Herrington said that the biggest donation so far came from a $120,000 grant from the Sony Foundation, but that fundraising has been challenging due to time constraints and receiving limited fundraising support. Most of the other money raised has been from small contributions.
“All it took was someone from the foundation to see what we were doing to get that money,” Herrington said. “The original $20,000 to start this came from a match grant program from Sustainable CT. I can definitely raise more money through them if I had more time. They keep emailing me about when I am ready for the next project. But I do not have the capacity for it, it is incredibly frustrating to see all these pockets of money I’m not getting because I have trainings or workshops I have to do. I need fundraising support.”
Herrington acknowledges that fundraising is more challenging since KCC is not a nonprofit and doesn’t benefit from any special status, but says she hopes the new designation will make it easier for people to see the significance of the Sterling Street Sanctuary and Nature Reserve.
“Nonprofits have grants and big money from outside places to do mediocre stuff. It’s this weird way of keeping everything from hitting the fan too hard. It’s about putting a little bit of money into the community so things can stay relatively the same. Then we all wonder why poverty and homelessness still exists.” Herrington said. “I am not a nonprofit doing nonprofit things. To pay for things, Kamora Herrington is paying for things.”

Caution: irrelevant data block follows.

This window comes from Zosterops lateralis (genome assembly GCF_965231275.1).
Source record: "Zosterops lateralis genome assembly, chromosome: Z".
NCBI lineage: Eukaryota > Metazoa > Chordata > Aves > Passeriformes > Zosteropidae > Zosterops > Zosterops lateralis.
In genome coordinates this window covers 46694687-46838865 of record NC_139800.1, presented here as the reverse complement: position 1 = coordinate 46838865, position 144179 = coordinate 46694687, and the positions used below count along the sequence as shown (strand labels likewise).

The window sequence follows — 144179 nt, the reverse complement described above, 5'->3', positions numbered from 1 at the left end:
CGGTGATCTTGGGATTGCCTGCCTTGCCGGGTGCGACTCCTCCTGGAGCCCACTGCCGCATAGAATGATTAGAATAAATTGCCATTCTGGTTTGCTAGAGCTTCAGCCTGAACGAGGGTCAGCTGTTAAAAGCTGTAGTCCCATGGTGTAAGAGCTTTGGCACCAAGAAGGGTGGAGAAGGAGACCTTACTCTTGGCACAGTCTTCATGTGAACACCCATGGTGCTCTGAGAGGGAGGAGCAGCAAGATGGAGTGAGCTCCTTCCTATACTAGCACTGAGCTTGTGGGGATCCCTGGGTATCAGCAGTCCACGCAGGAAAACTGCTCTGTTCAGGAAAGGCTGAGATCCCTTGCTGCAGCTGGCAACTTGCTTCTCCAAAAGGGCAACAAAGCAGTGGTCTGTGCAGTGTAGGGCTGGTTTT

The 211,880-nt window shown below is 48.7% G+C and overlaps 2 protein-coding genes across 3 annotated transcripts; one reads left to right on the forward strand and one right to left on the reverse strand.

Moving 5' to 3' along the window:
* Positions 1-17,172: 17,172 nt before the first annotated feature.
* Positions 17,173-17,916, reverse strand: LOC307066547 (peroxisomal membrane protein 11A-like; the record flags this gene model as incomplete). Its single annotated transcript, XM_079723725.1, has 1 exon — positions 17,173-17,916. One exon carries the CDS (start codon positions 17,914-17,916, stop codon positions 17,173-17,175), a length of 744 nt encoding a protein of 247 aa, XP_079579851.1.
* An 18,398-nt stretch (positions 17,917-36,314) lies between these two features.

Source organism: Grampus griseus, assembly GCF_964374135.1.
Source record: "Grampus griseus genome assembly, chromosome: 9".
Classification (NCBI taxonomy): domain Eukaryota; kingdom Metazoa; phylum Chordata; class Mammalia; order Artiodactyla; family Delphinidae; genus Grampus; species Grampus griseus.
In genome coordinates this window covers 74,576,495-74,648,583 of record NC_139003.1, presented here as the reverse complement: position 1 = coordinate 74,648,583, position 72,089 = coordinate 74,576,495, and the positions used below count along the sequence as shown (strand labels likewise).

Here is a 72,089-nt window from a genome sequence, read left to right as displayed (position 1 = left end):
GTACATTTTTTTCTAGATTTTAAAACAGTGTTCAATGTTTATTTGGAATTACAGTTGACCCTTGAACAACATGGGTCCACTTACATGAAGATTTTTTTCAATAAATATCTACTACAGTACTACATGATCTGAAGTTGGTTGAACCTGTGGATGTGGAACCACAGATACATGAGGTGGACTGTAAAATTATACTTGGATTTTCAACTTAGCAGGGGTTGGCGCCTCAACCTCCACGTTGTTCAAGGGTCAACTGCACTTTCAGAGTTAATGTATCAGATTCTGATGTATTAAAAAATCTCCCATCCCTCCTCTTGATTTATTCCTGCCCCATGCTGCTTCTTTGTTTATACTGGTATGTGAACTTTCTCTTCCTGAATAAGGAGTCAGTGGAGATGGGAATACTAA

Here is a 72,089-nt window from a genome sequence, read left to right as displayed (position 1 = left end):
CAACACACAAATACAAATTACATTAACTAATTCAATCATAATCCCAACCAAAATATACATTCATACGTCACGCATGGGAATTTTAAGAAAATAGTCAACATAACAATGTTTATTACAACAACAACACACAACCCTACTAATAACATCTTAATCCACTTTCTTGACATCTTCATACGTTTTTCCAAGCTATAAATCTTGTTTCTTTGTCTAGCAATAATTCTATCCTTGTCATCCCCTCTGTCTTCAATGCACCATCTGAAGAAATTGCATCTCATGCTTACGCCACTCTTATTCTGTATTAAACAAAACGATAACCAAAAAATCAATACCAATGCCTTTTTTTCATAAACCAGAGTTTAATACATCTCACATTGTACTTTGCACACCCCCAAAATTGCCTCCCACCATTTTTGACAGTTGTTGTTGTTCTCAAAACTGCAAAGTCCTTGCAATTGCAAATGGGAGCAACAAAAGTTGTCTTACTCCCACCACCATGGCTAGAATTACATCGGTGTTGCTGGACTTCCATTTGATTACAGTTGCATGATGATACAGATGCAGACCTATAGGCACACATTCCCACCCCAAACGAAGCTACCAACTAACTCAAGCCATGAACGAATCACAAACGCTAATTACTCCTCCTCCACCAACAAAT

Thinking and Doing
“Right now we need a greenhouse built on the property,” Herrington said. “This is one of our biggest priorities.”
Herrington said that a greenhouse needs to both grow and hold vegetables and greens throughout the winter months. In addition, there will be small tobacco, cotton, and hemp teaching beds to facilitate education around the story of The Great Migration.
Herrington said she wants work to commence on a greenhouse through an Afrocentric perspective and a community work ethos, with everyone sharing their gifts.
“What we need to do is create a beautiful greenhouse and not venerate the person in charge, just because they are in charge,” Herrington said. “Cultural humility tells us do what you’re good at. So we need everyone doing what they are good at but also able to both listen to others.”
As part of keeping a focus on the community, KCC is holding a “Thinking and Doing Day” on Oct. 14, to allow people to come and help out on the property.
Stephen Underwood can be reached at firstname.lastname@example.org